9/16/13: Today in Performance Kicks

Prose: Jake Sittler (@jtsittler)

First Look at the Nike Zoom Revis 2

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Thanks to some awesome folks at NikeTalk, we have a shot at Tampa Bay Buccaneers DB Darrelle Revis’ next signature shoe. The Zoom Revis 2 is another clean design, with what looks to be a patent leather toe rand and dual midfoot straps. I’d venture to say that the midsole will be Zoom-loaded (since the first one feature a full-length bag) as well. The original Zoom Revis was a great performer as an all-around trainer and everyday shoe, and happened to be one of my favorite purchases of the year. Expect big things from the second model.

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via NT/SC

KD Trey 5

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Each season, Nike typically trots out an Asia-exclusive Kobe Bryant signature shoe (check the Zoom Kobe 81, Venomenon or Dream Season), highlighted by extra durable construction and simpler materials that are geared towards outdoor play. Apparently, Kevin Durant’s signature is going to get a takedown model, dubbed the KD Trey 5. The shoe features a fairly simple¬† Hyperfuse upper atop Zoom cushioning and sturdy midsole. The outsole reveals a wide herringbone traction pattern for grip on outdoor courts. The shoe is expected to see an overseas release, and is at least worth a Google image search (even if these models typically get slept on in the U.S. market.)

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via hoopcity

Jordan Melo M10

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Believe it or not, we’re up to ten signature shoes for one Carmelo Anthony. The line has typically been a solid performer for guys at the wing spots, even if it has flown under the radar some. It’s featured some unique performance innovations along the way – remember the ankle sleeve on the M4 and exterior Flywire lockdown system on the M9? – and the M10 appears to incorporate some of the best tech Jordan Brand has to offer.

Featuring the brand’s Flight Plate midsole shank and Proplate Zoom cushioning, the M10 looks to be a performance monster (and a direct descendent of the XX8). From the outsole to the midsole, the M10 looks nearly identical to the XX8, but the etched heel counter and a Dynamic Fit upper give the M10 a few of its own details. Take a look at the four colorways previewed so far and stay tuned for further release info.

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via NikeBlog

TGRR Blog: The Nike Zoom Revis and the Return of the Performance Trainer

Prose: Jake Sittler (@jtsittler)

Even though the Nike Zoom Revis not strictly a basketball performance shoe, hoopers still need to train right?

During a trip to my nearest Nike Factory Store last weekend (side note: for the uninitiated, factory stores are awesome for finding performance shoes for a bunch of different sports), I was surprised to find a pair of Zoom Revis’ in the Fir/White colorway sitting on the clearance rack in my size and $30 cheaper than retail. The reason for their presence at the store is still beyond me – normally shoes don’t hit the outlets until months after their release date – but I’m guessing they’d been bought and returned at a retail store. (The shoe is probably going to be slept-on given Revis’ injury and the timing of the release, and will hit the outlets en masse within a couple months – but that’s a great thing for those of us on a budget.)¬† Regardless this pair showed no signs of wear and after deliberating with Finch, I went ahead and copped.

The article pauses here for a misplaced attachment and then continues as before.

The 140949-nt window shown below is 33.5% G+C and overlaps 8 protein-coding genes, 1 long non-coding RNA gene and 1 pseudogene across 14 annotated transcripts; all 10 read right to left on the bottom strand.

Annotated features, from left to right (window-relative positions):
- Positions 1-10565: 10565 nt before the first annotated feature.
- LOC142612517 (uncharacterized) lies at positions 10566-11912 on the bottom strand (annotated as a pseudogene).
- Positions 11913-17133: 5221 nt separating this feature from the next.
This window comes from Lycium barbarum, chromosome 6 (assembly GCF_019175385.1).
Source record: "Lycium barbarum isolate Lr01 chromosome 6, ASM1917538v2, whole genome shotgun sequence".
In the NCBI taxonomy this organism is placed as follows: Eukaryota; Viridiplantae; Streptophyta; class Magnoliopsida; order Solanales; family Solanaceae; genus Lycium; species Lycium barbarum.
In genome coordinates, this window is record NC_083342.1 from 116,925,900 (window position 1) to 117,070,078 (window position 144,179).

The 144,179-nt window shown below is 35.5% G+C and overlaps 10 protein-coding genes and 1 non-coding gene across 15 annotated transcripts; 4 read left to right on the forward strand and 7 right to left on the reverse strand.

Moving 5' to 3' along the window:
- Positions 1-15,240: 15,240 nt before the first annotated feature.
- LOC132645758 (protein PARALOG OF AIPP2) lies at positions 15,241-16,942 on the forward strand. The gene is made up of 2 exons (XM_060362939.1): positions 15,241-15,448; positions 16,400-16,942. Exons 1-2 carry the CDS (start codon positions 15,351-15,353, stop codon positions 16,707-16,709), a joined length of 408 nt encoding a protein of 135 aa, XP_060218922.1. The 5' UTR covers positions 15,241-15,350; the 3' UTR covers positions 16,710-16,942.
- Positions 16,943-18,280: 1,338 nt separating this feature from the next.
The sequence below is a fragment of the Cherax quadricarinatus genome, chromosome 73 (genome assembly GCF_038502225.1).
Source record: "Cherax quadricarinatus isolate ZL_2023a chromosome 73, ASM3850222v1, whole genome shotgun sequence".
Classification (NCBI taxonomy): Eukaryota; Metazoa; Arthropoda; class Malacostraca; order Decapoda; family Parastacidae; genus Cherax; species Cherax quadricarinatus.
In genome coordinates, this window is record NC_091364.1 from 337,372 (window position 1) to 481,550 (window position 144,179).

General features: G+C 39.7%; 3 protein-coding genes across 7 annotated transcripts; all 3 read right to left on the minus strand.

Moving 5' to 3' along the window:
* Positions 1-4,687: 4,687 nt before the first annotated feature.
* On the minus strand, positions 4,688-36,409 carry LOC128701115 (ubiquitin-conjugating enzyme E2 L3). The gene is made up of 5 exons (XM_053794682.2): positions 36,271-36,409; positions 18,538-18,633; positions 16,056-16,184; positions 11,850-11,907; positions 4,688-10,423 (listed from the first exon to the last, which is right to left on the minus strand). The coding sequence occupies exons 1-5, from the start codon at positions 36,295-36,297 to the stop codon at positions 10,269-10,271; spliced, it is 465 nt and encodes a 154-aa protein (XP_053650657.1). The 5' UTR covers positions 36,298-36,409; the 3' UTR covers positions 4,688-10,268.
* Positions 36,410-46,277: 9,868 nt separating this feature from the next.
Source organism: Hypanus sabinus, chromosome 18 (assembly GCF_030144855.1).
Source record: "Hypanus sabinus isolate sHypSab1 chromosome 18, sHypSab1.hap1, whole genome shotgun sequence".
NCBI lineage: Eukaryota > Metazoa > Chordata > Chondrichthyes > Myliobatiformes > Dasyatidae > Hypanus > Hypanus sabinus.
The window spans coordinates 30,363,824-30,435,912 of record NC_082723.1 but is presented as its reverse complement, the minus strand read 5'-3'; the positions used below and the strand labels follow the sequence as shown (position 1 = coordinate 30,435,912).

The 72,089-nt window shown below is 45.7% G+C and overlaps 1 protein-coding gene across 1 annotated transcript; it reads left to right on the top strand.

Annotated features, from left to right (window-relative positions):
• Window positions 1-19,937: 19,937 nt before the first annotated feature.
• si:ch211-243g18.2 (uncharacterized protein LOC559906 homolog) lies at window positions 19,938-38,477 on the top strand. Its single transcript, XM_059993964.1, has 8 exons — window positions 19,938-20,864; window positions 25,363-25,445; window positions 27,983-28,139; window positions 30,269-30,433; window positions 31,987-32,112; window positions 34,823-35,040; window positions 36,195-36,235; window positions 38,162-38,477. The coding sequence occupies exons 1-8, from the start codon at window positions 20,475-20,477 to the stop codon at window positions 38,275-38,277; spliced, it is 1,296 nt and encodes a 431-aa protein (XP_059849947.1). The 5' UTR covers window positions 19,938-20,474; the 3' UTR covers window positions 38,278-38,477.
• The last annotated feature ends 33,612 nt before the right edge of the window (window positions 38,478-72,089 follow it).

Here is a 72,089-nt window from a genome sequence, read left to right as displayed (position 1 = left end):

The purchase excited me for a couple of reasons. First, I appreciated the design from an aesthetic and functional standpoint. The midsole is equipped with real, full-length Zoom Air, something I had dearly missed in my shoes since I was hooping in Zoom BB IIs a few years ago. The shoe is the first in my collection featuring Dynamic Flywire and while I’m on the fence about the usefulness of Flywire in general, this iteration seems to harness the foot better given that it’s directly attached to the eyelets and is used over a pliable mesh upper. The midfoot strap – I like straps, FYI – is the boldest design element in the package, and it’s passable in terms of holding the foot over the footbed though the bootie/innersleeve and lacing system do a good job of locking the foot in place. From a practical standpoint, I usually prefer a solid rubber outsole, but the clear bottom is a nice look, exposes the Zoom bag and makes the traction on demand pods really pop. For what it’s worth, the traction on demand idea seems best suited for training on grass or another soft surface and I haven’t noticed any real difference when just wearing the Zoom Revis in the gym.

Secondly, I felt that the Zoom Revis was a welcome return for Nike signature trainers. I still own a White/Black/Red pair of the Zoom Vick I (purchased the summer before my freshman year of high school; I’m 23 now) and I used them for everything from open gym runs in the summer to weightlifting and plyometrics. The Zoom Vick I is one of the most versatile, durable and comfortable shoes I own and I have hopes that the Zoom Revis is a sign that Nike is getting back to packing their training shoes with technology and durable materials. Nike Free trainers aren’t for everybody, and I found the Air Max trainer series to be solid but slightly too lifestyle-driven for me. The Vick and Revis shoes are similar in that both feature low-profile, responsive Zoom bags, a prominent strap, an inner bootie that provides a great fit, and materials built to withstand some punishment. I haven’t decided if I’ll try the Revis on court yet, but it’s already my go-to for the weight room, the heavy bag and jump rope. Here’s to the swoosh cranking out some more solid performers – perhaps Calvin Johnson or Adrian Peterson are next in line for a signature shoe.